What is a Theme?
Founder and CEO Bruce McCarthy describes a theme as "a high-level customer need." Note in this description that he is talking about needs/problems rather than specific solutions. This is why themes are an appropriate roadmap element.
Themes indicate areas of focus and help communicate the product strategy to internal stakeholders and external customers without prematurely committing to the best feature/solution to achieve desired outcomes.
Author and user-experience expert Jared Spool explains the trade-off between features and themes:
The viability of a feature may shift dramatically, while the nature of an important customer problem will likely remain the same. As each part of the roadmap gets closer, the customer problems often become clearer, making solutions easier to find.
Determine Themes from a Product Backlog
According to the SCRUM Guide, a product backlog is:
an ordered list of everything that is known to be needed in the product. It is the single source of requirements for any changes to be made to the product.
A product backlog is a place where a product manager keeps a list of all desired future improvements and suggestions for improvements.
When a product manager receives requests for product improvements from Sales, Marketing, Legal, and other departments in the organization, it is important to store these requests somewhere - and the product roadmap is this place. The product manager can use an Excel sheet, a text document, a wiki, or roadmap management software to add these requests to the backlog.
The product manager will also prioritize the list from time to time. Look at the list of features in the following sample roadmap:
If you organize the individual features on the product backlog and group them into related areas, it might look a bit like the image below. There are three themes grouped by related features taken from the product backlog above.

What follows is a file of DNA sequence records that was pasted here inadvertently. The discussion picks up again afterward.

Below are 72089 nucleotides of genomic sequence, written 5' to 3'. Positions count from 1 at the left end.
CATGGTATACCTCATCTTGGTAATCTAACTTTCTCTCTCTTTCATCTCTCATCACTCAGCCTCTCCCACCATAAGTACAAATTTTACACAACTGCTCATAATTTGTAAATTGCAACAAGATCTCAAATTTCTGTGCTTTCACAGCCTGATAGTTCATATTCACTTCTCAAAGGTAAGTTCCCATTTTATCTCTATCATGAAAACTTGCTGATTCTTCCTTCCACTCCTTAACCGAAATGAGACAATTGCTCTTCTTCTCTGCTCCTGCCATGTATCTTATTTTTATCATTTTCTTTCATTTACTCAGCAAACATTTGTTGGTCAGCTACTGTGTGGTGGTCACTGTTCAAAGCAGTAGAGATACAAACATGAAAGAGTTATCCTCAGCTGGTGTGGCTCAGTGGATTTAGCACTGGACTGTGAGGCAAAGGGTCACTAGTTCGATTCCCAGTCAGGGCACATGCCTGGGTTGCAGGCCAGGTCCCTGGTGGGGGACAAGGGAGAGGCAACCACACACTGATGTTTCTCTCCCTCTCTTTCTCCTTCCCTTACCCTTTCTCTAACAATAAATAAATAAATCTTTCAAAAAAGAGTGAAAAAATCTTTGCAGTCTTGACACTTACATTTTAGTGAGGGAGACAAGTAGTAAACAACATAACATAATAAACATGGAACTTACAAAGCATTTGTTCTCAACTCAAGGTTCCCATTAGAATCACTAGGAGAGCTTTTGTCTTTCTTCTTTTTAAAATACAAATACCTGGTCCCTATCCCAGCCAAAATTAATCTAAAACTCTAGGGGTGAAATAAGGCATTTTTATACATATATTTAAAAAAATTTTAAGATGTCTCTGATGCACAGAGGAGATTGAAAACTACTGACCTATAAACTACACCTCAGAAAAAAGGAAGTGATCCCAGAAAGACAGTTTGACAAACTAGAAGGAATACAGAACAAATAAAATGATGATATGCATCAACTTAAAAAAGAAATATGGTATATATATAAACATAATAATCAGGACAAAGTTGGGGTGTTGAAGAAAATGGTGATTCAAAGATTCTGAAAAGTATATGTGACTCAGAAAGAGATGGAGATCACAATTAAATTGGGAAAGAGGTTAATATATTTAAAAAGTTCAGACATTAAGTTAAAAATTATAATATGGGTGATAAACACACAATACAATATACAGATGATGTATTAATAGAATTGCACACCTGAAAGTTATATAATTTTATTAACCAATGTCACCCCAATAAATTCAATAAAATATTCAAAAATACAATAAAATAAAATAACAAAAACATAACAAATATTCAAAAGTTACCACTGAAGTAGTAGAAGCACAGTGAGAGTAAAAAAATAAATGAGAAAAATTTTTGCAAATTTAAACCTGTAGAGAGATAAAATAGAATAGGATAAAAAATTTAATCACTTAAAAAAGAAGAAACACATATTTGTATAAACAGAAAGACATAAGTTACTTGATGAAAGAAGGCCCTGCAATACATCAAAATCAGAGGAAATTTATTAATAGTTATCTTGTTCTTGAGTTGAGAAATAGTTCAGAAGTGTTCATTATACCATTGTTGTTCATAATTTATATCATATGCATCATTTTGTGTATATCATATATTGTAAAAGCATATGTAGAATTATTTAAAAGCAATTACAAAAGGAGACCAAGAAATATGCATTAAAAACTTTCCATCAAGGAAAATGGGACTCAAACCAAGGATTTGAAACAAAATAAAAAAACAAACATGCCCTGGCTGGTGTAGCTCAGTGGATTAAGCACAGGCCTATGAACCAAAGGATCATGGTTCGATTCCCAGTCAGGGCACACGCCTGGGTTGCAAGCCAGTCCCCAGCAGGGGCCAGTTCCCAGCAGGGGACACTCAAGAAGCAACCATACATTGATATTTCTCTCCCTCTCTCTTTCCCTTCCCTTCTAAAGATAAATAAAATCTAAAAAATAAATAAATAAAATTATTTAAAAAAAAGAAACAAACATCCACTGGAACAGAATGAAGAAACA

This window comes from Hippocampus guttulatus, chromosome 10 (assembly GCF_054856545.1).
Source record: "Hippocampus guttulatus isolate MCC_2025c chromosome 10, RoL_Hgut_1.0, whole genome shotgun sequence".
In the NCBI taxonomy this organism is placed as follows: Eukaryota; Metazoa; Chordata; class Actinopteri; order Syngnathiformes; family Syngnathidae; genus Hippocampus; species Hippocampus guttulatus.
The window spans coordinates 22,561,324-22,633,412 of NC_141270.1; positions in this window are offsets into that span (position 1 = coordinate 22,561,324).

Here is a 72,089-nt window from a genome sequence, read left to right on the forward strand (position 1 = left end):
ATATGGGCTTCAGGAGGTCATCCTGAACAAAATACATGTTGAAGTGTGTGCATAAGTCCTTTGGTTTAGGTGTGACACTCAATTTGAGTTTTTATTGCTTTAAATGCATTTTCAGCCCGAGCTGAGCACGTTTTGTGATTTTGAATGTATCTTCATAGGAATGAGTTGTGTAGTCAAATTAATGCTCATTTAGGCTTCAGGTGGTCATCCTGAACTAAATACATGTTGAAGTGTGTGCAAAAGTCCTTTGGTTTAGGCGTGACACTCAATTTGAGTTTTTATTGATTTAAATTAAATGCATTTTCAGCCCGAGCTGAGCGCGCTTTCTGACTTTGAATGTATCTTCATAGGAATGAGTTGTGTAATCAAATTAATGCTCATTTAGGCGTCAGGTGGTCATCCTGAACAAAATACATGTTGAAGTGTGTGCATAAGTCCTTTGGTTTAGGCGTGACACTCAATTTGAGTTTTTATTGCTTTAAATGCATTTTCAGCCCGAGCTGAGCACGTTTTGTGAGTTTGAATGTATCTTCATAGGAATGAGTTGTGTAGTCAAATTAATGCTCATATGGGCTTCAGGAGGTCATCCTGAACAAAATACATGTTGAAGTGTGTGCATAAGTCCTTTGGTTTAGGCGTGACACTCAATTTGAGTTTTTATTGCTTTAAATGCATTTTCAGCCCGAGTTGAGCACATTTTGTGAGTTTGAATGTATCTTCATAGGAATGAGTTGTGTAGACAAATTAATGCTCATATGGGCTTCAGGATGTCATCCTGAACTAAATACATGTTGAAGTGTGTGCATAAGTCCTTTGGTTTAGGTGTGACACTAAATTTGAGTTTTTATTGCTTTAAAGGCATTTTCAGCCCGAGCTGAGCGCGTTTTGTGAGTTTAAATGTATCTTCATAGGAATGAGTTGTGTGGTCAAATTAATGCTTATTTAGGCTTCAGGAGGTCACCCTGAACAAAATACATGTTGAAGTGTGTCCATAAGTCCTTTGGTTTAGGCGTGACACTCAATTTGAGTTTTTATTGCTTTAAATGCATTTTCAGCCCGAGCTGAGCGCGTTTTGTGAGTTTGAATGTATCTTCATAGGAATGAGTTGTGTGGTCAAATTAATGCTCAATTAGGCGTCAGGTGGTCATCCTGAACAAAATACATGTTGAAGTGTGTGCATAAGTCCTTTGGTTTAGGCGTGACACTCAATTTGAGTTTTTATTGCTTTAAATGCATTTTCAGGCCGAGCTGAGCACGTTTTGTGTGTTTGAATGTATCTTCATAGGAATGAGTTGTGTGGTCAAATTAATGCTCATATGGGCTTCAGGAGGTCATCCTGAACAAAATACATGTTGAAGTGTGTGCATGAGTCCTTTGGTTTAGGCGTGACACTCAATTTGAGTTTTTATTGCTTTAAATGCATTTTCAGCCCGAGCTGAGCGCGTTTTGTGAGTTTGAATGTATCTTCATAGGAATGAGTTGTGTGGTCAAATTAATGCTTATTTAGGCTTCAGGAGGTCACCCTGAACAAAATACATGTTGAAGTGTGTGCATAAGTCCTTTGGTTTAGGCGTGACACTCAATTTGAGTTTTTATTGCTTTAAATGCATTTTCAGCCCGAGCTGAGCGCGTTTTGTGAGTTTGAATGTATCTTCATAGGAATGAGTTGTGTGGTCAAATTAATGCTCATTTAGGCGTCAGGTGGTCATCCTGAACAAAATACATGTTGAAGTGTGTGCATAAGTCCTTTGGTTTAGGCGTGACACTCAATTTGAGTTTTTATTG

Determine Themes From Customer Needs
You learned above how to transform a list of product features (a product backlog) into a set of themes. It is also possible to identify themes first and postpone the discussion about which features or solutions comprise that theme. This can be accomplished by knowing the customer and their needs.
Author and user-experience expert Jared Spool describes how you shouldn't fill a roadmap with themes unless you know what the customers care about:
You can’t fill a roadmap with customer problems if you don’t know anything about your customers. By moving away from the invention of features (which can be done independent of whether customers need what you’re building), the roadmap technique requires deep and thorough customer insights.
If you know that customers care deeply about reporting, for example, you may state your future commitment to enhanced reporting by adding it as a theme in your roadmap.
The question then is, "how do you know what your customers care about?" It will be discussed in the next section of the course.
The benefit to a theme-first approach is that you can examine solutions (features) at the moment of solving the problem and can adjust your approach (which features to build) based on constant feedback from what is working in previous releases.
Communicate the product strategy in your roadmap so that internal stakeholders and external customers can understand, buy-in, and align with the strategy.
Use themes to explain what you will focus on improving. Avoid focusing on specifics of how you will fix something. Rather, indicate the area of focus.
This allows you to try things, learn, and receive feedback. The team can then determine which set of features will help achieve the objectives.
You can create themes by either:
Clustering features in the product backlog to form themes.
Adding themes directly into your roadmap. This assumes that you know your customers well and the jobs they are trying to accomplish.
Jared Spool on how Theme-Based Roadmaps can inspire organizational change.
Solution Sickness and how product managers should be focused on identifying the right problems and avoid becoming too attached to solutions.
In the next chapter, we will look at how to map the themes from the roadmap to the Objectives and Key Results that matter most to the business. In doing so, you will see how future areas of focus help the company achieve the results it desires.